As tens of thousands of Russian troops continue to mass along the Ukrainian border, and with diplomatic talks between the U.S. and Russia yet to bear fruit, the threat of a Russian invasion within the next few weeks appear to be growing.
A Russian invasion of Ukraine has the potential to cause extensive and debilitating disruption across global supply chains, resulting in rising input costs to a heightened threat of cyber attacks (see below).
Today thousands of U.S. and European companies do business with suppliers in Russia and Ukraine, which could be at risk during a prolonged military conflict. Analysis of global relationship data on the Interos platform reveals key findings:
-More than 1,100 U.S.-based firms and 1,300 European firms have at least one direct (tier-1) supplier in Russia.
-More than 400 firms in both the U.S. and Europe have tier-1 suppliers in Ukraine.
-Software and IT services account for around 12% of supplier relationships between U.S. and Russian/Ukrainian companies, compared with 9% for trading and distribution services, and 6% for oil and gas. Steel and metal products are other common items purchased from the two countries.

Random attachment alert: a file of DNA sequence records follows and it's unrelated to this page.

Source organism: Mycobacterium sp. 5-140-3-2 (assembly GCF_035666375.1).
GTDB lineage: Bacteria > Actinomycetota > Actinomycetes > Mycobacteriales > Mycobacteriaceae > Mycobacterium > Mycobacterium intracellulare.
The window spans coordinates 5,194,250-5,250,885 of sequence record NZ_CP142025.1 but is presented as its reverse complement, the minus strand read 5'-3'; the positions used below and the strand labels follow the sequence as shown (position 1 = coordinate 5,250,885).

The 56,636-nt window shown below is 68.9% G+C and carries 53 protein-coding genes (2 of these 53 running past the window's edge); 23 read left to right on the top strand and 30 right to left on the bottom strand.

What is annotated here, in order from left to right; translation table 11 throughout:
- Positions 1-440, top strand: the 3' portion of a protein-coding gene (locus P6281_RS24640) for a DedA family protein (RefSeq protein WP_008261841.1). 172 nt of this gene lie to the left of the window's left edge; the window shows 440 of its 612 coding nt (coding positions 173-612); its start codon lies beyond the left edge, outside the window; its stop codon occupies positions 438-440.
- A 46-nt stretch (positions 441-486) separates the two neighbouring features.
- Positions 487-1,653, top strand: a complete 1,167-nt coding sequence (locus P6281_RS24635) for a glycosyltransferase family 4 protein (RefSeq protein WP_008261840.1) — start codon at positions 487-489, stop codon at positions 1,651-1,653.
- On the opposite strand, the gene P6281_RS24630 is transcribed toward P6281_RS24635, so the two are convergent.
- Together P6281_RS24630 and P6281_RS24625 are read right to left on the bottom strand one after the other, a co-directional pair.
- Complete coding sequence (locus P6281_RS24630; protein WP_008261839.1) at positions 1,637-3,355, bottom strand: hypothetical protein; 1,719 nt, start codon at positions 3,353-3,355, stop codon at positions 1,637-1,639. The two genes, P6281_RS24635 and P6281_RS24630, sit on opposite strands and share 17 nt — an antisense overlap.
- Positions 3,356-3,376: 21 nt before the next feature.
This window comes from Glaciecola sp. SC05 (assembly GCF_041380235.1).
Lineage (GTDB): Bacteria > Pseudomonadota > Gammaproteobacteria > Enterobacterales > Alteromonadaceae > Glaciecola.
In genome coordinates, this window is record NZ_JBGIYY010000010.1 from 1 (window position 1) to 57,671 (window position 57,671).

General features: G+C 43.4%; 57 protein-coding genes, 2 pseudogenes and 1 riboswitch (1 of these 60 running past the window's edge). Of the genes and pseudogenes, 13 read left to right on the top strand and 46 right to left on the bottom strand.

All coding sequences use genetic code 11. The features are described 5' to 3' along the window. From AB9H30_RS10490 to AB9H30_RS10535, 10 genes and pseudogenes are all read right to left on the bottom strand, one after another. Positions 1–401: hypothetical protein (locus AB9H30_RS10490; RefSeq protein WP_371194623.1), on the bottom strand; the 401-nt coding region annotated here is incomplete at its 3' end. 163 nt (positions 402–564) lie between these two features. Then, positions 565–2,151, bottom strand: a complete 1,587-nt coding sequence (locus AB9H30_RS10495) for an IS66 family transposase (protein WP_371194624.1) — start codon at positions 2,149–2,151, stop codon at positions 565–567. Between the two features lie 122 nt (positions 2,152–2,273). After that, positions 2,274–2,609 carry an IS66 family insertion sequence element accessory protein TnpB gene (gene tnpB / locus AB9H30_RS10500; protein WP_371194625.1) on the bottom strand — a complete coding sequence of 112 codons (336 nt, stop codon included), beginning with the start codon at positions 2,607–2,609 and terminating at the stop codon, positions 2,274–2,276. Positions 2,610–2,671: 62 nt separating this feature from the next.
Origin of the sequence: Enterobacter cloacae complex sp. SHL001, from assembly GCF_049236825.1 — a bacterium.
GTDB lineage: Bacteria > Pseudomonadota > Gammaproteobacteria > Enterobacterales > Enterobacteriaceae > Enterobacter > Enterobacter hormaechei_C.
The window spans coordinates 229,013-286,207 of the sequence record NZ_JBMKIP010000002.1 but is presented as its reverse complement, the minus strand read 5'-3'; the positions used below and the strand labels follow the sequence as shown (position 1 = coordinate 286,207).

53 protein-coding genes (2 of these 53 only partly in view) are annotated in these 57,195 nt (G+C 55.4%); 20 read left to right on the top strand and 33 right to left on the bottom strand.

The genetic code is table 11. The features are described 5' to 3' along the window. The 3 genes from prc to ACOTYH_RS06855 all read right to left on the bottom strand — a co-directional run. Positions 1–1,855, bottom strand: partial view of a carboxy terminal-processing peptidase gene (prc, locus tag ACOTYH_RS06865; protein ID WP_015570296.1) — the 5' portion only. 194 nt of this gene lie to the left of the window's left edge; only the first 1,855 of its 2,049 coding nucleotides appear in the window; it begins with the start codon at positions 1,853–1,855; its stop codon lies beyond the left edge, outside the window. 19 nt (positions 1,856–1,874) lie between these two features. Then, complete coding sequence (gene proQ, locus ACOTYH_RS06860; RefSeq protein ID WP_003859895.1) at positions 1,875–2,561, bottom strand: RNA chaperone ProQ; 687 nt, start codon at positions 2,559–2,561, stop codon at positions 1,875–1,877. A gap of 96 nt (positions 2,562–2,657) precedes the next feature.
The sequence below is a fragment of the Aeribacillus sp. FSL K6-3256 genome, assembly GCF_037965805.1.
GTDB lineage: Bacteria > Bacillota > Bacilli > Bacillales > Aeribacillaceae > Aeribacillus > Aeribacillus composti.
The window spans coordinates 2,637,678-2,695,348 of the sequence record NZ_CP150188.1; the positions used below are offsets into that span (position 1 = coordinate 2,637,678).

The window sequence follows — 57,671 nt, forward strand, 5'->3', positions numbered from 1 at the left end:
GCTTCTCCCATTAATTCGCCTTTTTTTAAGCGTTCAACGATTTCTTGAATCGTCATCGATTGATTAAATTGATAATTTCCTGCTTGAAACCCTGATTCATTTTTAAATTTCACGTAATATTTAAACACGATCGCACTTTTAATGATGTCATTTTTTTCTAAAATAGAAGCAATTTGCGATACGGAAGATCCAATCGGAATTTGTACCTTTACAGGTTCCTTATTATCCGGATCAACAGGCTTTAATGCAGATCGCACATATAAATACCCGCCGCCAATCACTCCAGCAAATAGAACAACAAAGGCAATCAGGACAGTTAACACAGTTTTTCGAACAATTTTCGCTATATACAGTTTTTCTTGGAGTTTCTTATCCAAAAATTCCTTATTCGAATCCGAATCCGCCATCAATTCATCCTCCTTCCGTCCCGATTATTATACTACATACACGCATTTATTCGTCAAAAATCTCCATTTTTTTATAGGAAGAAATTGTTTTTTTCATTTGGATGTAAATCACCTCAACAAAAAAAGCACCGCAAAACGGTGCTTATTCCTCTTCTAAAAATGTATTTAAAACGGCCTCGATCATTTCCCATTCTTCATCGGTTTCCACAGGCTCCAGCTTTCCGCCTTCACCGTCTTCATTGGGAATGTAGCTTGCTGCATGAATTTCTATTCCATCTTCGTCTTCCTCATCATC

While the proportion of U.S. and European supply chains that include tier-1 Russian or Ukrainian suppliers is relatively low, at around 0.75%, this figure increases significantly when indirect relationships with suppliers at tier 2 and tier 3 are included.
-More than 5,000 firms in both the U.S. and Europe have Russian or Ukrainian suppliers at tier 3 (representing 2.76% and 2.37% of their respective supply chains).
-More than 1,000 firms in both the U.S. and Europe have tier-2 suppliers based in Ukraine, with around 1,200 dependent on suppliers at tier 3.
Supply chain and information security leaders in U.S. and European organizations should review their dependence on Russian and Ukrainian suppliers at multiple tiers as a key first step in their efforts to assess risk exposure in the region and ensure operational resilience.
Four Major Risks for Global Supply Chains